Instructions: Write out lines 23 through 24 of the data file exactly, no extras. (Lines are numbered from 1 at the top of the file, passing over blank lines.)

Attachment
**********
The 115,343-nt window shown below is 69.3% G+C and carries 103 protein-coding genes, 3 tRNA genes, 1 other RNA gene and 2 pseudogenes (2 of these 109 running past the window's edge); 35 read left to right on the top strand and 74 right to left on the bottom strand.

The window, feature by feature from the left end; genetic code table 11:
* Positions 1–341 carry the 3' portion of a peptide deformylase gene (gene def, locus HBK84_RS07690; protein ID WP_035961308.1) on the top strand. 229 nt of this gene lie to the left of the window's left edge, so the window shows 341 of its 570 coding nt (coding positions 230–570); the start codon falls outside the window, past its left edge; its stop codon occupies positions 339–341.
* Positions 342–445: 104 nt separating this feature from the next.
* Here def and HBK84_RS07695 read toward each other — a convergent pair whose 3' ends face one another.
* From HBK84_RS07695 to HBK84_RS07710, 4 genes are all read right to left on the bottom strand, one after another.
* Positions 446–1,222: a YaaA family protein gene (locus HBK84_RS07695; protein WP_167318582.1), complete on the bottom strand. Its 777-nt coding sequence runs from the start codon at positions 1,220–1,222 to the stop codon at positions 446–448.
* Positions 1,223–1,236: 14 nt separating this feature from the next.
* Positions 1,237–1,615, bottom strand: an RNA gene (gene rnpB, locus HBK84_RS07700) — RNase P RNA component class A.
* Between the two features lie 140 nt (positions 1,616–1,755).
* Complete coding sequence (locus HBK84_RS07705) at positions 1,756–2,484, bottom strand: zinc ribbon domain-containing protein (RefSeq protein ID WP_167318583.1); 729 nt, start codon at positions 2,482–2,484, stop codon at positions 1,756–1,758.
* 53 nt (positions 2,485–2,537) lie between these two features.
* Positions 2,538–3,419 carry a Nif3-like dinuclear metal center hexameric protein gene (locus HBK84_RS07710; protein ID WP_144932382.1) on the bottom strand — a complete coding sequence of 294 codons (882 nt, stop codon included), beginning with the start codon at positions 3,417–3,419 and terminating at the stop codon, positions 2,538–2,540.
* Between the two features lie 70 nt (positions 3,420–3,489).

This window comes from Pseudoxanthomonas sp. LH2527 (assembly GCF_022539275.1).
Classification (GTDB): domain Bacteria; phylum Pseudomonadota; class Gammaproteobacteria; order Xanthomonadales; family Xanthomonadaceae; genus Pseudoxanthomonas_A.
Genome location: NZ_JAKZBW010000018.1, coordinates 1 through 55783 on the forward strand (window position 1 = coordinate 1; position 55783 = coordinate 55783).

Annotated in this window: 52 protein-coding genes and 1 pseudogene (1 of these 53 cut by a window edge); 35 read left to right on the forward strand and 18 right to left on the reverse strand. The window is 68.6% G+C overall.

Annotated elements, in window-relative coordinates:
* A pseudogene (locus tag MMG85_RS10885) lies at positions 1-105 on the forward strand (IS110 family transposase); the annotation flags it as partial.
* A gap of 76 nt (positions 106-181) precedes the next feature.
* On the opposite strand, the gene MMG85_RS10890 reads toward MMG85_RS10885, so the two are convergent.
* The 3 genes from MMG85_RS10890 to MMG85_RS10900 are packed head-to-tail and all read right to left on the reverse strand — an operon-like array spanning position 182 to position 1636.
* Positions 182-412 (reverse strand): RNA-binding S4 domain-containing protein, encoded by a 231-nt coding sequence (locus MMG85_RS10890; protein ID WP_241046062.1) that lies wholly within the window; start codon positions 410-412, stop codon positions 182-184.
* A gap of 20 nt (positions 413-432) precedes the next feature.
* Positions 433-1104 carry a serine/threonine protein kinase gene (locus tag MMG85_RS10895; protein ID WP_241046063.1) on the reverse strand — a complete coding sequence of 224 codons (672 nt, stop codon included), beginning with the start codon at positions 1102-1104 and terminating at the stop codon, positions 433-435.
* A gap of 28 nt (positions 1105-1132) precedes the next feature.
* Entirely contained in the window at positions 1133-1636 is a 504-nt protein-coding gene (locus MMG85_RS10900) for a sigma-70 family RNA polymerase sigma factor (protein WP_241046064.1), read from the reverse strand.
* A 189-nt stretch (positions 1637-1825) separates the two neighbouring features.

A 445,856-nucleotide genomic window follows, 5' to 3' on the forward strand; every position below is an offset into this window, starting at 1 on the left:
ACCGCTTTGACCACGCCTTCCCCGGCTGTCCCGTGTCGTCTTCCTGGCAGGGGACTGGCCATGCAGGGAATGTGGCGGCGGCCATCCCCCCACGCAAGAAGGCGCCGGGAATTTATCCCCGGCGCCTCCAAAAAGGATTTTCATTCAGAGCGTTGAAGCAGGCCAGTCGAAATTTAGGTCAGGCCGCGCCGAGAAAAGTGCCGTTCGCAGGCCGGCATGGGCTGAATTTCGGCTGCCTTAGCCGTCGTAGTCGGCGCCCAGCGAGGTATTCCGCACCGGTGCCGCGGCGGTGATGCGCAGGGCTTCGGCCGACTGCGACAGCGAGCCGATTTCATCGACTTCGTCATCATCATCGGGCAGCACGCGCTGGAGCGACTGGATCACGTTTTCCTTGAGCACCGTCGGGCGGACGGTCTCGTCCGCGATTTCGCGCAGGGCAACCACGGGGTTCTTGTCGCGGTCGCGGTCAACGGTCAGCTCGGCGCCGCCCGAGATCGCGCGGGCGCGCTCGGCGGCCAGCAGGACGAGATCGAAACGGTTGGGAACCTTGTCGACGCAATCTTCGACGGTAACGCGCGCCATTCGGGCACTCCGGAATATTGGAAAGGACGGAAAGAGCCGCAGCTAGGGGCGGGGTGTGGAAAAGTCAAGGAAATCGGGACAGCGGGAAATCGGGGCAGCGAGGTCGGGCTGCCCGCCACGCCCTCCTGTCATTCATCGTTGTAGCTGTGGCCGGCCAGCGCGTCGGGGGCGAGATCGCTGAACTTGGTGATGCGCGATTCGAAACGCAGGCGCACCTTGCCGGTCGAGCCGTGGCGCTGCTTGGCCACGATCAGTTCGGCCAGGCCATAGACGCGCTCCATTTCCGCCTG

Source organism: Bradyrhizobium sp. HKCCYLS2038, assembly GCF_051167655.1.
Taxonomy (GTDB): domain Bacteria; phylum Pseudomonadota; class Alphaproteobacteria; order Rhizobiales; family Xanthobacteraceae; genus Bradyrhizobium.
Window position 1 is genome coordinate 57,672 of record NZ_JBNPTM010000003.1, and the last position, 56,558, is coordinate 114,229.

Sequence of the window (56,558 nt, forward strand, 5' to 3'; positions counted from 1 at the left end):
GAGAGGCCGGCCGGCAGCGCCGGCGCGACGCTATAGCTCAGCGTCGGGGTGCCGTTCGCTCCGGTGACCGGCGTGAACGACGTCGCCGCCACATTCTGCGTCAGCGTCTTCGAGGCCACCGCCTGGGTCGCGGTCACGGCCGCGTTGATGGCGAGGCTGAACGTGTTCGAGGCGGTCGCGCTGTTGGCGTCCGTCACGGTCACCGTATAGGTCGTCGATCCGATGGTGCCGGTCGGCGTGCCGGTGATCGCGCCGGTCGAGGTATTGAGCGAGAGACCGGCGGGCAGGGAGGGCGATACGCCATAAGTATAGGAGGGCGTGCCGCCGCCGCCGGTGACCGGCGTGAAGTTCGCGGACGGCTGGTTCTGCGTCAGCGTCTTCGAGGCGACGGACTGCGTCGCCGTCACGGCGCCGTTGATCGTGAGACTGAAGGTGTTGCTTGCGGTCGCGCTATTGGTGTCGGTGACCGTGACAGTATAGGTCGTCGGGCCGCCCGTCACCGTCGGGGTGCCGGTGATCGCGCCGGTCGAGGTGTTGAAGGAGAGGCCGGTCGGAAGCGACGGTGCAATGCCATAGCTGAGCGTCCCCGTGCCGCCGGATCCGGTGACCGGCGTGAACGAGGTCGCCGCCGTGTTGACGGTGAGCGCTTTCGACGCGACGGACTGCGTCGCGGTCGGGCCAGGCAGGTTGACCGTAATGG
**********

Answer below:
* The 3 genes from MMG85_RS10890 to MMG85_RS10900 are packed head-to-tail and all read right to left on the reverse strand — an operon-like array spanning position 182 to position 1636.
* Positions 182-412 (reverse strand): RNA-binding S4 domain-containing protein, encoded by a 231-nt coding sequence (locus MMG85_RS10890; protein ID WP_241046062.1) that lies wholly within the window; start codon positions 410-412, stop codon positions 182-184.